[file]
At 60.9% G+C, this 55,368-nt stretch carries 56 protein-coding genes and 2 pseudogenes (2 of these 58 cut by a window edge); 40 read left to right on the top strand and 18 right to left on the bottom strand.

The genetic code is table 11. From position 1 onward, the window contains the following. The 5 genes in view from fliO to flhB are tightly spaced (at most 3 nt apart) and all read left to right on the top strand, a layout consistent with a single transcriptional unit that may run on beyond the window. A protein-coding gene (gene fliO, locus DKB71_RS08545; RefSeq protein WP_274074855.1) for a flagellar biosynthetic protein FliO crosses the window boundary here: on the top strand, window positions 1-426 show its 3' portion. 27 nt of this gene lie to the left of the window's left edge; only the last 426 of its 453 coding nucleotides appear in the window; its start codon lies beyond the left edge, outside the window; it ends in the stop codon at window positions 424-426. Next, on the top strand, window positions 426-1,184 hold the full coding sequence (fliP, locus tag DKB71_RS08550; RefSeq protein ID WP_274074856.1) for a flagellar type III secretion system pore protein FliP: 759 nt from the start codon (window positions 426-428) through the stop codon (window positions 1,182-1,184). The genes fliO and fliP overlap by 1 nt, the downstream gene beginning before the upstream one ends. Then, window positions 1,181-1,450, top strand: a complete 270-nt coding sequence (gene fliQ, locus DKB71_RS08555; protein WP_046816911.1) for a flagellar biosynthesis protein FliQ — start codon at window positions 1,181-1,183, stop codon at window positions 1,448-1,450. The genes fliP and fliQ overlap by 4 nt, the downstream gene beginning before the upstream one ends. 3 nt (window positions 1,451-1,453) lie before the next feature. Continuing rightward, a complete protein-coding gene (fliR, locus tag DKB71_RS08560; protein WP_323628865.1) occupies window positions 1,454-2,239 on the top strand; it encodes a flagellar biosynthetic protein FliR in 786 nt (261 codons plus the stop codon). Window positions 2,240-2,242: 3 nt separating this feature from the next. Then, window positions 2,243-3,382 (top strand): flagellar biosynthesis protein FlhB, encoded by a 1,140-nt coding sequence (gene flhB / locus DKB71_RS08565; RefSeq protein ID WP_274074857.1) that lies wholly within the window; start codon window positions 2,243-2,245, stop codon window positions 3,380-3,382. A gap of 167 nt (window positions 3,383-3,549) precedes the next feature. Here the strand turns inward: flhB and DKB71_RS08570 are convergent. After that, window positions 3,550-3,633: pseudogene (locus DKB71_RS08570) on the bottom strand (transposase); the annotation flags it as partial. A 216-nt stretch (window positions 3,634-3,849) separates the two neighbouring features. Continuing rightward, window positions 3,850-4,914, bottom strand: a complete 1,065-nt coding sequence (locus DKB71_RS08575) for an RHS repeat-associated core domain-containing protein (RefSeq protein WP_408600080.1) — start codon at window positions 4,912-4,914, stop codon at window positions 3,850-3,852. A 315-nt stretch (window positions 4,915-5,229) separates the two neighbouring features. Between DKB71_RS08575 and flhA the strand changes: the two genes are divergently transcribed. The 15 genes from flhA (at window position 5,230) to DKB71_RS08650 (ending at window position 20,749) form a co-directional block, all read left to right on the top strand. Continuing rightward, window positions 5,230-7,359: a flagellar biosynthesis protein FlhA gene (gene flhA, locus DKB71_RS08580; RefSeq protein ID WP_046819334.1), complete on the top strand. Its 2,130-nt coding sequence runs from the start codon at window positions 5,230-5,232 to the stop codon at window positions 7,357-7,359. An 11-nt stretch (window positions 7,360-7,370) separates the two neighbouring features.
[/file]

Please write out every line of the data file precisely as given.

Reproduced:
At 60.9% G+C, this 55,368-nt stretch carries 56 protein-coding genes and 2 pseudogenes (2 of these 58 cut by a window edge); 40 read left to right on the top strand and 18 right to left on the bottom strand.

The genetic code is table 11. From position 1 onward, the window contains the following. The 5 genes in view from fliO to flhB are tightly spaced (at most 3 nt apart) and all read left to right on the top strand, a layout consistent with a single transcriptional unit that may run on beyond the window. A protein-coding gene (gene fliO, locus DKB71_RS08545; RefSeq protein WP_274074855.1) for a flagellar biosynthetic protein FliO crosses the window boundary here: on the top strand, window positions 1-426 show its 3' portion. 27 nt of this gene lie to the left of the window's left edge; only the last 426 of its 453 coding nucleotides appear in the window; its start codon lies beyond the left edge, outside the window; it ends in the stop codon at window positions 424-426. Next, on the top strand, window positions 426-1,184 hold the full coding sequence (fliP, locus tag DKB71_RS08550; RefSeq protein ID WP_274074856.1) for a flagellar type III secretion system pore protein FliP: 759 nt from the start codon (window positions 426-428) through the stop codon (window positions 1,182-1,184). The genes fliO and fliP overlap by 1 nt, the downstream gene beginning before the upstream one ends. Then, window positions 1,181-1,450, top strand: a complete 270-nt coding sequence (gene fliQ, locus DKB71_RS08555; protein WP_046816911.1) for a flagellar biosynthesis protein FliQ — start codon at window positions 1,181-1,183, stop codon at window positions 1,448-1,450. The genes fliP and fliQ overlap by 4 nt, the downstream gene beginning before the upstream one ends. 3 nt (window positions 1,451-1,453) lie before the next feature. Continuing rightward, a complete protein-coding gene (fliR, locus tag DKB71_RS08560; protein WP_323628865.1) occupies window positions 1,454-2,239 on the top strand; it encodes a flagellar biosynthetic protein FliR in 786 nt (261 codons plus the stop codon). Window positions 2,240-2,242: 3 nt separating this feature from the next. Then, window positions 2,243-3,382 (top strand): flagellar biosynthesis protein FlhB, encoded by a 1,140-nt coding sequence (gene flhB / locus DKB71_RS08565; RefSeq protein ID WP_274074857.1) that lies wholly within the window; start codon window positions 2,243-2,245, stop codon window positions 3,380-3,382. A gap of 167 nt (window positions 3,383-3,549) precedes the next feature. Here the strand turns inward: flhB and DKB71_RS08570 are convergent. After that, window positions 3,550-3,633: pseudogene (locus DKB71_RS08570) on the bottom strand (transposase); the annotation flags it as partial. A 216-nt stretch (window positions 3,634-3,849) separates the two neighbouring features. Continuing rightward, window positions 3,850-4,914, bottom strand: a complete 1,065-nt coding sequence (locus DKB71_RS08575) for an RHS repeat-associated core domain-containing protein (RefSeq protein WP_408600080.1) — start codon at window positions 4,912-4,914, stop codon at window positions 3,850-3,852. A 315-nt stretch (window positions 4,915-5,229) separates the two neighbouring features. Between DKB71_RS08575 and flhA the strand changes: the two genes are divergently transcribed. The 15 genes from flhA (at window position 5,230) to DKB71_RS08650 (ending at window position 20,749) form a co-directional block, all read left to right on the top strand. Continuing rightward, window positions 5,230-7,359: a flagellar biosynthesis protein FlhA gene (gene flhA, locus DKB71_RS08580; RefSeq protein ID WP_046819334.1), complete on the top strand. Its 2,130-nt coding sequence runs from the start codon at window positions 5,230-5,232 to the stop codon at window positions 7,357-7,359. An 11-nt stretch (window positions 7,360-7,370) separates the two neighbouring features.